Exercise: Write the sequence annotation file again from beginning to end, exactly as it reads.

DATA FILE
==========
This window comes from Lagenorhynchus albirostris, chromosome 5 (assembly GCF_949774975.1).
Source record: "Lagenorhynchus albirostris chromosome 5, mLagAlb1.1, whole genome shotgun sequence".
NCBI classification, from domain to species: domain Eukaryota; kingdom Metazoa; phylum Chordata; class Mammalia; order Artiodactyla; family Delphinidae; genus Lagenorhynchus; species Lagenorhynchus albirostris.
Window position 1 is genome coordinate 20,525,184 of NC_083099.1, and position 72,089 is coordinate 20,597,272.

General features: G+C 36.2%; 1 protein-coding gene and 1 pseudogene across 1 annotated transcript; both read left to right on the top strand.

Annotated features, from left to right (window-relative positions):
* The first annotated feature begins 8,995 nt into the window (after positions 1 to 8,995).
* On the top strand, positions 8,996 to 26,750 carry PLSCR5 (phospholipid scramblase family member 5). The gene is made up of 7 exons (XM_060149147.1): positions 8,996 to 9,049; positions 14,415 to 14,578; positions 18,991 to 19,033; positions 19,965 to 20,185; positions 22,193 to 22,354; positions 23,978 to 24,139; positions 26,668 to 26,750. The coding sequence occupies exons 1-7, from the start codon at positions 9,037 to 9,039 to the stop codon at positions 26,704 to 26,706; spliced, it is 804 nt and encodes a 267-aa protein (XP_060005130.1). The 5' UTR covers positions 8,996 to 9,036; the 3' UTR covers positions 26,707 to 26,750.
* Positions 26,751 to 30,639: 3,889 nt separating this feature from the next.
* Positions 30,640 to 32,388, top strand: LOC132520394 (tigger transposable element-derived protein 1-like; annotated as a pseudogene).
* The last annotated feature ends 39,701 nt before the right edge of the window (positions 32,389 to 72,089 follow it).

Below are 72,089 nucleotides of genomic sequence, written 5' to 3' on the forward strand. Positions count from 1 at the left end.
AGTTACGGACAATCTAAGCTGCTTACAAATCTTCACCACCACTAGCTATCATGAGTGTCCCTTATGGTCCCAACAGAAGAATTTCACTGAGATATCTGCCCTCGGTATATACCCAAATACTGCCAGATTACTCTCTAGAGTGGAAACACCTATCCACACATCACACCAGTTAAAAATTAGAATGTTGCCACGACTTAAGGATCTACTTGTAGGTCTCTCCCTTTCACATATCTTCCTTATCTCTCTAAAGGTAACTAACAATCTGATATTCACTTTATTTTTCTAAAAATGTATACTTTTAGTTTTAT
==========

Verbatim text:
This window comes from Lagenorhynchus albirostris, chromosome 5 (assembly GCF_949774975.1).
Source record: "Lagenorhynchus albirostris chromosome 5, mLagAlb1.1, whole genome shotgun sequence".
NCBI classification, from domain to species: domain Eukaryota; kingdom Metazoa; phylum Chordata; class Mammalia; order Artiodactyla; family Delphinidae; genus Lagenorhynchus; species Lagenorhynchus albirostris.
Window position 1 is genome coordinate 20,525,184 of NC_083099.1, and position 72,089 is coordinate 20,597,272.

General features: G+C 36.2%; 1 protein-coding gene and 1 pseudogene across 1 annotated transcript; both read left to right on the top strand.

Annotated features, from left to right (window-relative positions):
* The first annotated feature begins 8,995 nt into the window (after positions 1 to 8,995).
* On the top strand, positions 8,996 to 26,750 carry PLSCR5 (phospholipid scramblase family member 5). The gene is made up of 7 exons (XM_060149147.1): positions 8,996 to 9,049; positions 14,415 to 14,578; positions 18,991 to 19,033; positions 19,965 to 20,185; positions 22,193 to 22,354; positions 23,978 to 24,139; positions 26,668 to 26,750. The coding sequence occupies exons 1-7, from the start codon at positions 9,037 to 9,039 to the stop codon at positions 26,704 to 26,706; spliced, it is 804 nt and encodes a 267-aa protein (XP_060005130.1). The 5' UTR covers positions 8,996 to 9,036; the 3' UTR covers positions 26,707 to 26,750.
* Positions 26,751 to 30,639: 3,889 nt separating this feature from the next.
* Positions 30,640 to 32,388, top strand: LOC132520394 (tigger transposable element-derived protein 1-like; annotated as a pseudogene).
* The last annotated feature ends 39,701 nt before the right edge of the window (positions 32,389 to 72,089 follow it).

Below are 72,089 nucleotides of genomic sequence, written 5' to 3' on the forward strand. Positions count from 1 at the left end.
AGTTACGGACAATCTAAGCTGCTTACAAATCTTCACCACCACTAGCTATCATGAGTGTCCCTTATGGTCCCAACAGAAGAATTTCACTGAGATATCTGCCCTCGGTATATACCCAAATACTGCCAGATTACTCTCTAGAGTGGAAACACCTATCCACACATCACACCAGTTAAAAATTAGAATGTTGCCACGACTTAAGGATCTACTTGTAGGTCTCTCCCTTTCACATATCTTCCTTATCTCTCTAAAGGTAACTAACAATCTGATATTCACTTTATTTTTCTAAAAATGTATACTTTTAGTTTTAT